The state of the art and practice in digital preservation

The state of the art and practice in digital preservation

Kyong-Ho Lee

The goal of digital preservation is to ensure long-term access to digitally stored information. In this paper, we present a survey of techniques used in digital preservation. We also introduce representative digital preservation projects and ease studies that provide insight into the advantages and disadvantages of different preservation strategies. Finally, the pros and cons of current strategies, critical issues for digital preservation, and future directions are discussed.

Key words: digital preservation; emulation; encapsulation; migration; standardization; XML.

1. Introduction

Information preservation is one of the most important issues in human history, culture, and economics, as well as the development of our civilization. While earliest information was recorded in carvings on stone, ceramic, bamboo, or wood, the development of civilization paved the way for new storage media and techniques for recording information, such as writing on silk or printing on paper. Eventually we were able to put photographic images on film and music on records. A revolutionary change occurred in the information storage field with the invention of electronic storage media.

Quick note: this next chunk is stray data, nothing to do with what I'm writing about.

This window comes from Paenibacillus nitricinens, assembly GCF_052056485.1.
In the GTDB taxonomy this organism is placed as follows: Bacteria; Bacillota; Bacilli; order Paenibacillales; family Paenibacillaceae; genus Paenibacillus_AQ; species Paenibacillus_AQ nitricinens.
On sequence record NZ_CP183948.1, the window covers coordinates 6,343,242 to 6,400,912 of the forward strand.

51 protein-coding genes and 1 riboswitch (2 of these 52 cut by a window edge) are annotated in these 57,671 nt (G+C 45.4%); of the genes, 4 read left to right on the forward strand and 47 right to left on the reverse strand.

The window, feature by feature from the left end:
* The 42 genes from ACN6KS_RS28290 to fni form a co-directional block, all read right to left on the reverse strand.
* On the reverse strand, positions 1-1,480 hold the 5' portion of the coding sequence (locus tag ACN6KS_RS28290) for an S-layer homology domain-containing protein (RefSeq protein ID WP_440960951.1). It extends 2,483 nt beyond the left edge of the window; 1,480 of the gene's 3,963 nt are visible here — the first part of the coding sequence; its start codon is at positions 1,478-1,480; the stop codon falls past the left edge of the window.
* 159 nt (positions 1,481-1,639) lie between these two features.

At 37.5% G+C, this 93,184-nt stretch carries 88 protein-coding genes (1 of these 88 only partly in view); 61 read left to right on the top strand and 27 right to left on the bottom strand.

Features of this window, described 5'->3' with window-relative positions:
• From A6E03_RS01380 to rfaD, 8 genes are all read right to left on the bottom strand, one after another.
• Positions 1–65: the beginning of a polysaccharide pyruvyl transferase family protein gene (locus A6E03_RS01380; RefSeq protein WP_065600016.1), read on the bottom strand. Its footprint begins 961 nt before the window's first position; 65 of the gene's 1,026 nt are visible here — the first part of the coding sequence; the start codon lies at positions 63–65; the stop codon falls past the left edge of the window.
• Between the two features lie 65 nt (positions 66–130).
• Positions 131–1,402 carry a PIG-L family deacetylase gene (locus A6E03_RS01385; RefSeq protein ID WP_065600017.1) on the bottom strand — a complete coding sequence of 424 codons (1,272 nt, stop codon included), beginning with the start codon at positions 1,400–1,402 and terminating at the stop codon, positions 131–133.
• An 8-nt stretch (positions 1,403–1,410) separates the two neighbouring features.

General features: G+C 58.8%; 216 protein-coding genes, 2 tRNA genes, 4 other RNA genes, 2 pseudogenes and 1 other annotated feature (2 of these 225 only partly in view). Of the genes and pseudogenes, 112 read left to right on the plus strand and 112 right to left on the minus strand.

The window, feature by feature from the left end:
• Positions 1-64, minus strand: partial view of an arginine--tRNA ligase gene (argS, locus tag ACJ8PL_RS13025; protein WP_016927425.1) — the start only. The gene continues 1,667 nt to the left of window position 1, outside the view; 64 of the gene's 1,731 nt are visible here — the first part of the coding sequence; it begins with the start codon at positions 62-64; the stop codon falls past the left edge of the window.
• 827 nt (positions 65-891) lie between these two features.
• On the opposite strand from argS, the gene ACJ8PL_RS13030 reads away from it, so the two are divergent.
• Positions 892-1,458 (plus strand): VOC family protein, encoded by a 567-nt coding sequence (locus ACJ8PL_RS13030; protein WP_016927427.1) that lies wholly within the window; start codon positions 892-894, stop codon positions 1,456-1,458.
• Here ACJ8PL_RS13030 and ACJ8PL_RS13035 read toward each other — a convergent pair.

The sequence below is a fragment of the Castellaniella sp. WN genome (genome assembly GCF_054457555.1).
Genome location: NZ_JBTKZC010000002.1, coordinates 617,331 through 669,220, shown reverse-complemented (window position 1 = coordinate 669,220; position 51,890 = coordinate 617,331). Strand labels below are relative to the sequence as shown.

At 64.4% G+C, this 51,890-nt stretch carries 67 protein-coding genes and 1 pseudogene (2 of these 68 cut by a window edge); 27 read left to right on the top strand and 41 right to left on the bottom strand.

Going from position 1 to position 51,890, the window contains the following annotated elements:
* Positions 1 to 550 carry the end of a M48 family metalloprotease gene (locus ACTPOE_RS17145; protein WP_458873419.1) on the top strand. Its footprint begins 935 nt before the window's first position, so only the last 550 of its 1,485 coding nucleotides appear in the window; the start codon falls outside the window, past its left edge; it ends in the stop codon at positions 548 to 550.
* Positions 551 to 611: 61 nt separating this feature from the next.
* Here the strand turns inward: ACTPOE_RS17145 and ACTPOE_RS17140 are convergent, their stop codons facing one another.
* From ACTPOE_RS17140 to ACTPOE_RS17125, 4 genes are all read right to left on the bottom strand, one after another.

With the advent of high-performance computing and high-speed networks, the use of digital technologies is increasing rapidly. Digital technologies enable information to be created, manipulated, disseminated, located, and stored with increasing ease. Ensuring long-term access to the digitally stored information poses a significant challenge, and is increasingly recognized as an important part of digital data management (1,2).

The evolution of data storage media and the development of the preservation technology can be described as shown in Fig. 1. This diagram lists the various media used in data storage (both digital and analog) and the techniques needed to ensure that the data on them is preserved. It also highlights the trend from analog to digital/optical storage media and indicates the transfer of data from one generation of media to the next. It is clear that while it is easier to create, amend, and distribute digital data, the media storing this data such as optical discs are not as robust as traditional analog media such as paper or film. In view of modern information preservation requirements, this paper will focus on the aspects of the technical strategies used in digital information preservation.